Category: Administrative Law

Oakley v South Cambridgeshire District Council: The maturing of the common law duty to give reasons

In Oakley v South Cambridgeshire District Council [2017] EWCA Civ 71, a Court of Appeal with strong public law credentials — consisting of Elias, Patten and Sales LJJ — addressed the scope of the common […]

Distinguishing Anisminic? Ouster clauses, parliamentary sovereignty and the Privacy International case

Ouster clauses raise difficult questions about the relationship between the constitutional principles of the rule of law and the sovereignty of Parliament — as the disagreement between the two judges in this case demonstrates

Elliott & Varuhas: Administrative Law

The fifth edition of Administrative Law has been published by Oxford University Press. The new edition is co-written by Mark Elliott, Professor of Public Law at the University of Cambridge, and Jason NE Varuhas, Associate Professor of Law at the University of Melbourne. The following blogpost is based on the authors’ preface to the fifth edition.

Judicial Power’s 50 “problematic” cases and the limits of the judicial role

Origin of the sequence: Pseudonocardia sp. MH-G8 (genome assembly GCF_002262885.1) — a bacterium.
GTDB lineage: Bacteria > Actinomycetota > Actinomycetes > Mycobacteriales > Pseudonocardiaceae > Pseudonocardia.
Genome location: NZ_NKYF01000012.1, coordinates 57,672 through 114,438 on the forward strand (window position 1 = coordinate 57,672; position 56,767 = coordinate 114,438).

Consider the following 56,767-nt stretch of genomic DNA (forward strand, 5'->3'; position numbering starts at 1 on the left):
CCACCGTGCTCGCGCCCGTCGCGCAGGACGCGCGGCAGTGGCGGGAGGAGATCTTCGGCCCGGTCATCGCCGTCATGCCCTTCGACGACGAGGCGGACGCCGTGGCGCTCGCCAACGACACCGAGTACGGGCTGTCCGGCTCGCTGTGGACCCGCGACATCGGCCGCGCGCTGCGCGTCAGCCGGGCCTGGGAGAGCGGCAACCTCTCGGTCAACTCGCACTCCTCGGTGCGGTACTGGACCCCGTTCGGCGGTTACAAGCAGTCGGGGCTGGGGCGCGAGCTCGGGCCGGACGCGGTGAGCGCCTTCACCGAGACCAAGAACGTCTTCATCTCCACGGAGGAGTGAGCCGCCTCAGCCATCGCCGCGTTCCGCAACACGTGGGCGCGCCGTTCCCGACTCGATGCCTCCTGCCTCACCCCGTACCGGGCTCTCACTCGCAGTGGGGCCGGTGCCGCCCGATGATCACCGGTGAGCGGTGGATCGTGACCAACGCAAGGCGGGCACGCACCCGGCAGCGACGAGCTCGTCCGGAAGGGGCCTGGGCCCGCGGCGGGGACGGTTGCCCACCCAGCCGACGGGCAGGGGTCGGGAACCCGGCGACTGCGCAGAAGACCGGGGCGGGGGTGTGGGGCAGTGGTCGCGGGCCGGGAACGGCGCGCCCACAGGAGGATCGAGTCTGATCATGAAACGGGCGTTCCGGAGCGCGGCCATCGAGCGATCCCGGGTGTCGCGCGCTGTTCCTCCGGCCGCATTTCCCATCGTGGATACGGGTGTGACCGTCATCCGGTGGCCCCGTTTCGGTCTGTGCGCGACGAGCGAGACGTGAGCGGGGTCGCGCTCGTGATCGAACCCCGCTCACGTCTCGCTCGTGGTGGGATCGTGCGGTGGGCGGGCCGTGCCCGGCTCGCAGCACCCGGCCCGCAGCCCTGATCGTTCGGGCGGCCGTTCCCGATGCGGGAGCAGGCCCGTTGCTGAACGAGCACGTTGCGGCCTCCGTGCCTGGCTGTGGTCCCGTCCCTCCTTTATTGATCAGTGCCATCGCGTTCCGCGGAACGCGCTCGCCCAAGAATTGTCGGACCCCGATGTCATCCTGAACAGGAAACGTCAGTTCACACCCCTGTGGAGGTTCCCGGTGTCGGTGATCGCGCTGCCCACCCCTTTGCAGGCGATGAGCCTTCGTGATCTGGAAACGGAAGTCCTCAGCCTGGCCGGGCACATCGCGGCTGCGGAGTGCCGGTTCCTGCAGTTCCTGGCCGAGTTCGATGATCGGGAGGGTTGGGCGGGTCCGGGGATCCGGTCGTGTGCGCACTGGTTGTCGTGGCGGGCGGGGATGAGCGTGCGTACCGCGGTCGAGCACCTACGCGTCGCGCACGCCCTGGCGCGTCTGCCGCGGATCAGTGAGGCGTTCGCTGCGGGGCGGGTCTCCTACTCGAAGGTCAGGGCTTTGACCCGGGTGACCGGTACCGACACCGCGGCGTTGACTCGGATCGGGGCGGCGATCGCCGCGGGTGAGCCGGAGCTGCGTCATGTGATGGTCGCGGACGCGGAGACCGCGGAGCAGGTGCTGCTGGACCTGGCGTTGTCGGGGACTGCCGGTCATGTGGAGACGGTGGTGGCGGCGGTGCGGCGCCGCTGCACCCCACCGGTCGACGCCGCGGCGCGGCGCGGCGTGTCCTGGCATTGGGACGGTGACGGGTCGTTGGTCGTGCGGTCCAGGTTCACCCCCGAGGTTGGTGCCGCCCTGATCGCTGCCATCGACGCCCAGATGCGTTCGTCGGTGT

The Judicial Power Project has published a list of 50 “problematic” cases. It makes for interesting reading. The aim of the Judicial Power Project is to address the “problem” of “judicial overreach” which, it is […]

The duty to give reasons and the new statutory “makes no difference” principle

I wrote in December about what might loosely be termed the “makes no difference” principle introduced by section 84 of the Criminal Justice and Courts Act 2015, which  inserts new provisions into section 31 of […]

The 2016 Sir David Williams Lecture: The Lion Beneath the Throne

On 4 March 2016, Sir Stephen Sedley delivered the 2016 Sir David Williams Lecture at the Faculty of Law in Cambridge. Sedley took as his title ‘The Lion Beneath the Throne: Law as History’. The arguments he advanced […]